In a recent letter to the editor published in my local newspaper, the Macon Telegraph (9/16/11), Jack Bernard, a self-described "Republican,” retired health care executive, was "disconcerted by the ideological free market rigidity” that he observed during a debate by the Republican presidential candidates concerning “the health care reform question.”
From 1876 onward, after the North recovered its fortunes and the South was unburdened by the end of Reconstruction, the nation was ruled by laissez-faire capitalism, and freedom flourished for most (not all) of the nations' citizens. The rapid pace of the Industrial Revolution brought about an exemplary standard of living but also new problems for the rapidly developing nation, and socialistic or progressive "reforms" appeared in this country for the first time.
This summer at least three editorials have appeared in my local, Georgia newspaper, the Macon Telegraph, about how the Electoral College process works and explaining why our Founding Fathers created that system for presidential elections. They were not always accurate. One writer, for example, wrote, "The framers... felt the common, everyday, average, eligible voter was not intelligent, well-versed, well-read and knowledgeable enough to vote for the most qualified and best candidate.”
Douglas Harden wrote an informative column (Macon Telegraph, Aug. 14) about how the Electoral College process works and explained why our Founding Fathers created that system for presidential elections.
However, I beg to differ with his assertion, “The framers... felt the common, everyday, average, eligible voter was not intelligent, well-versed, well-read and knowledgeable enough to vote for the most qualified and best candidate.”
Article I, Section 8 of the U.S. Constitution delegates to the Federal Government its powers. The businesses of medical care and insurance are not mentioned therein. And, Amendment X to the U.S. Constitution states that those powers not specifically delegated to the Federal Government are retained by the states and the people. Therefore, nothing in the venerable document authorizes the Federal Government to run medical care and insurance.
Section 1801 of Public Law 89-97 (July 30, 1965) of the Medicare Statute prohibits Federal interference in the practice of medicine:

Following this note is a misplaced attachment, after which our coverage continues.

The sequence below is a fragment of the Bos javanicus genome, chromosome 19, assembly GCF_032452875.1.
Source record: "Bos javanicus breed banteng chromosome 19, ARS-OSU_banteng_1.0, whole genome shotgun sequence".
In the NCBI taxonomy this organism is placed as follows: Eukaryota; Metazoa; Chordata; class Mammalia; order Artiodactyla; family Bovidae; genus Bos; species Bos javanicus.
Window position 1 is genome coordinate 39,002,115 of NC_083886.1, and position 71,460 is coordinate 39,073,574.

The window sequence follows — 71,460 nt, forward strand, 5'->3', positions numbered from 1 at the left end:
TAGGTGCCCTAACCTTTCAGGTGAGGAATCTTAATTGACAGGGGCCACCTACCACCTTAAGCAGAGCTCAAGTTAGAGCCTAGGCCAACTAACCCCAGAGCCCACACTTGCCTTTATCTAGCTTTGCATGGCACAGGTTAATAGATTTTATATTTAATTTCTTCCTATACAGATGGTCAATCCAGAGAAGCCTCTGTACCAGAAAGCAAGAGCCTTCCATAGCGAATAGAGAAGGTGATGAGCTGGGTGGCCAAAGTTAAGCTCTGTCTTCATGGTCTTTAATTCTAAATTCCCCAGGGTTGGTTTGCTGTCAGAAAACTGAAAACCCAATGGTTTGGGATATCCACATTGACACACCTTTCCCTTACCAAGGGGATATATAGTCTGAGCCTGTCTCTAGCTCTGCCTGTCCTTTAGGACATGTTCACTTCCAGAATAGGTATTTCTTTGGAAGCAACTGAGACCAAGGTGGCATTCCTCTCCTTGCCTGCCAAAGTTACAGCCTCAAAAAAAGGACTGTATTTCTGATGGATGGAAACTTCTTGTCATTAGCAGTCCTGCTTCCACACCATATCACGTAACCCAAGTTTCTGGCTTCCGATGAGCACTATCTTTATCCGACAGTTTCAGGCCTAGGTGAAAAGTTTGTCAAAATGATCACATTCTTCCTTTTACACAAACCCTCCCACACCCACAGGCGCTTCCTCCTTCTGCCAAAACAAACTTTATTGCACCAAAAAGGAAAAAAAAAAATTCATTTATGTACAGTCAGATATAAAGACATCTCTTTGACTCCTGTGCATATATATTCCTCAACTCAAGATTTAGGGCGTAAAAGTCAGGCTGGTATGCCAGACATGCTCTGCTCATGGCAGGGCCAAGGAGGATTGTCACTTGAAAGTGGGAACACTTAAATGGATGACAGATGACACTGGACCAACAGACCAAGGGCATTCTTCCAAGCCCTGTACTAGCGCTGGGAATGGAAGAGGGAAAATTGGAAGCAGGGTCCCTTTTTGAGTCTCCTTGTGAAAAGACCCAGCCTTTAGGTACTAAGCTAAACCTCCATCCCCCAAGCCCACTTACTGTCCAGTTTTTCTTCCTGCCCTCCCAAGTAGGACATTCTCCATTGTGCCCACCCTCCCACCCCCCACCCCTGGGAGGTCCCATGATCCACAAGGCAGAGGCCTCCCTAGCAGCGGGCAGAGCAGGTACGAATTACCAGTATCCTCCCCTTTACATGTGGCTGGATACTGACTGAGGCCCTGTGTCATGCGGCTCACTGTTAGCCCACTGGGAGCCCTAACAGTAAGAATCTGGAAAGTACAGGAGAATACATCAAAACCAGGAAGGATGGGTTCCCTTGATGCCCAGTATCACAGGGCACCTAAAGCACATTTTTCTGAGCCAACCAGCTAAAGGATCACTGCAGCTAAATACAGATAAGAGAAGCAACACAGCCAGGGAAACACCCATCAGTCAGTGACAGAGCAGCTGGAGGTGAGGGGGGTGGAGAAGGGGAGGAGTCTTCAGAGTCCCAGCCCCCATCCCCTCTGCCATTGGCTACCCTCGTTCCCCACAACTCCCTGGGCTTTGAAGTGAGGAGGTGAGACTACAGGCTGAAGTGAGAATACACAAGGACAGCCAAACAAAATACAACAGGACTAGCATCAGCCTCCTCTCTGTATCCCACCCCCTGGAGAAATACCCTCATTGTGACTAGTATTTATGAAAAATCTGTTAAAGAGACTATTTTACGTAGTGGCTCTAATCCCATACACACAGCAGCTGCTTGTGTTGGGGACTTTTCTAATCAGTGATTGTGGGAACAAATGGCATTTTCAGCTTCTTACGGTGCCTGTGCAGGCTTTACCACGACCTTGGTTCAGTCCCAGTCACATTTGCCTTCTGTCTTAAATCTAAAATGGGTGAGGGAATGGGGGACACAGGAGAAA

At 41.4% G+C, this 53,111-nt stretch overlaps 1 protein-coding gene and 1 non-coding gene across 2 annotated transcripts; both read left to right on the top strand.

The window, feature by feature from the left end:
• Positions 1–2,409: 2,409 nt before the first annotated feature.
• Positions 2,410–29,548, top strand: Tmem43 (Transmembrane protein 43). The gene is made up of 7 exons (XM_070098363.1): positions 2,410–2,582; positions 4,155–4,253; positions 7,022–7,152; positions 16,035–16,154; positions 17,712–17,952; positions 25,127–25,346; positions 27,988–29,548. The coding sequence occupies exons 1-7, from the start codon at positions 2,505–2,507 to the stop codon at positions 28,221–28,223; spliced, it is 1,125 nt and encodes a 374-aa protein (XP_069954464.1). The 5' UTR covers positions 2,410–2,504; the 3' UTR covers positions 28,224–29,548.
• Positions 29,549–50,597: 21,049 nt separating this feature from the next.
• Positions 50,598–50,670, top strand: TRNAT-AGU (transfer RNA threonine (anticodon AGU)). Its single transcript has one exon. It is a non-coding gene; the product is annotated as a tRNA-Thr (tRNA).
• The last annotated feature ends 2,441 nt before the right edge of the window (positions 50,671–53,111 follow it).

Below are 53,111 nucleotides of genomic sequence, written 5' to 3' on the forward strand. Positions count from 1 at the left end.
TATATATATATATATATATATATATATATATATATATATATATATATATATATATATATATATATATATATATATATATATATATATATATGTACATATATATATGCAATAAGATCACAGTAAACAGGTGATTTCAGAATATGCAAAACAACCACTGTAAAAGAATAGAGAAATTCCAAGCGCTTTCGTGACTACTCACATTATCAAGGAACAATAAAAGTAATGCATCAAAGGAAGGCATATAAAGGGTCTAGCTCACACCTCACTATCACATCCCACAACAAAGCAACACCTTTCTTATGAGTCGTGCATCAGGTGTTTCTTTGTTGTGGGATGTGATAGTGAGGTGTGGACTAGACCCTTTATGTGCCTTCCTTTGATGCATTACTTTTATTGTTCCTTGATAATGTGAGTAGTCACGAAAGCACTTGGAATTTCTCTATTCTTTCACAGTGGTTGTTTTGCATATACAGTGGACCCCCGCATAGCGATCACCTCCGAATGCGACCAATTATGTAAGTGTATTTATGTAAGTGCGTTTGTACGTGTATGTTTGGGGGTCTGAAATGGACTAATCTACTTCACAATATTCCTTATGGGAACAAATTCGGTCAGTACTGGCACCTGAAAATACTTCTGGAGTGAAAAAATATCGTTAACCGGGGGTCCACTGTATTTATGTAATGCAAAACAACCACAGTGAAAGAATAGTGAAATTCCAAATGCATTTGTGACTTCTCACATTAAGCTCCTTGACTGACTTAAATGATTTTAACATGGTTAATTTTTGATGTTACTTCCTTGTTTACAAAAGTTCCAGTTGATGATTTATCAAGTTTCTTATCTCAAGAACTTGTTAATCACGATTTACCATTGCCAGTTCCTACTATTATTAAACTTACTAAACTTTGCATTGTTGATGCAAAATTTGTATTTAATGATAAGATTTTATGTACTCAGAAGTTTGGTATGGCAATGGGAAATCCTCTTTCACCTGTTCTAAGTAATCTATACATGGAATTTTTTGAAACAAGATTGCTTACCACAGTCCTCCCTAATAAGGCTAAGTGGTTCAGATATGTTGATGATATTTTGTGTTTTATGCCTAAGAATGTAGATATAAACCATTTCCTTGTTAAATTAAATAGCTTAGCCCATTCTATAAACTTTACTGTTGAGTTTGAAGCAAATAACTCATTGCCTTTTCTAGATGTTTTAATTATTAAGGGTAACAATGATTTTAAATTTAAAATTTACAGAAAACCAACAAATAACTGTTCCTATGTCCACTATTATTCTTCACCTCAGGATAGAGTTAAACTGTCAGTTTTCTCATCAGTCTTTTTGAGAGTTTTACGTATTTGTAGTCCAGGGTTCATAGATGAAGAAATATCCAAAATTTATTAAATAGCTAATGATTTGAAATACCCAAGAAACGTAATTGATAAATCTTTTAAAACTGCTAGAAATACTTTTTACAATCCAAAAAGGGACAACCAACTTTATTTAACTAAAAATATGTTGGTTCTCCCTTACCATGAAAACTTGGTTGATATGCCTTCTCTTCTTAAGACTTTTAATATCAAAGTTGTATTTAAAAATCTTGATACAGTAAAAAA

Thank you for sending me the informative article[s] on the Constitution. It is a pleasure to hear from you.
“The Constitution — Plain and Simple, Taxation” by Curtis Caine, M.D., (Medical Sentinel, May/June 1998) was excellent. I enjoyed his discussion on the origins of the income tax and how this opened the “Pandora’s box” of a big oppressive government that ignored our Constitution. However, perhaps the most important problems of the income tax is not what it does to the government, but what it does to the American people.
In the September/October 1998 issue of the Medical Sentinel, this column explored the Constitutional provisions for “Voter Requirements” — intentionally, as a prologue to this logical sequel on “Office Holder Requirements.” Get out your copy and follow along:
The Constitution of these American States United is their simple, plainly-worded founding charter. It is the supreme Law of the Land. Every act of every citizen (in and out of government), every statute of Congress, every "advice and consent" of the Senate, every word and deed of the Chief Executive and his agencies, and every decision of the Judiciary must conform to, be authorized by, and be within the boundaries of the Constitution. The Constitution is to be read, studied, understood, obeyed, and supported; not interpreted.
Thomas Jefferson's vision was that the smallest and most local government would maximize individual freedoms and best serve the public good. In a letter to Tom Pinkney, Jefferson stated: "Both of our political parties, at least the honest part of them, agree conscientiously in the same object --- the public good; but they differ essentially in what they deem the means of promoting that good. One side believes it best done by one composition of the governing powers; the other, by a different one.
When the repeated petitions by the Colonists for redress of their grievances against the King of England met only with additional injury and abuse, the Colonists felt compelled to sever their relationship with the Crown in the Year of our Lord 1776. They listed 27 "causes that impel[led] them to the separation" and declared themselves to be "Free and Independent States."(1)
Here are a few of the 1776 "Facts...submitted to a candid world" in support of their Declaration of Independence vis-a-vis 1996 imposed reincarnations:
The fringe benefits of employment or of a corporate position, such as "health insurance," sick leave, days off, bonuses, paid vacations, provision of a car, health club membership, a telephone credit card, etc., are nowadays generically called "perks." But perks are not new.
In the preceding three articles in this section, The Constitution - Plain and Simple, which I have authored (1-3), and in the commentary, "The Sixteenth Amendment" by Bert Loftman, MD (4), we have seen how our constitution, the Law of the Land, has been abused and disused both by those who are sworn to defend and uphold it, and those who have fallen asleep at their post, shirking their duties as befit informed and vigilant citizens of our Constitutional Republic.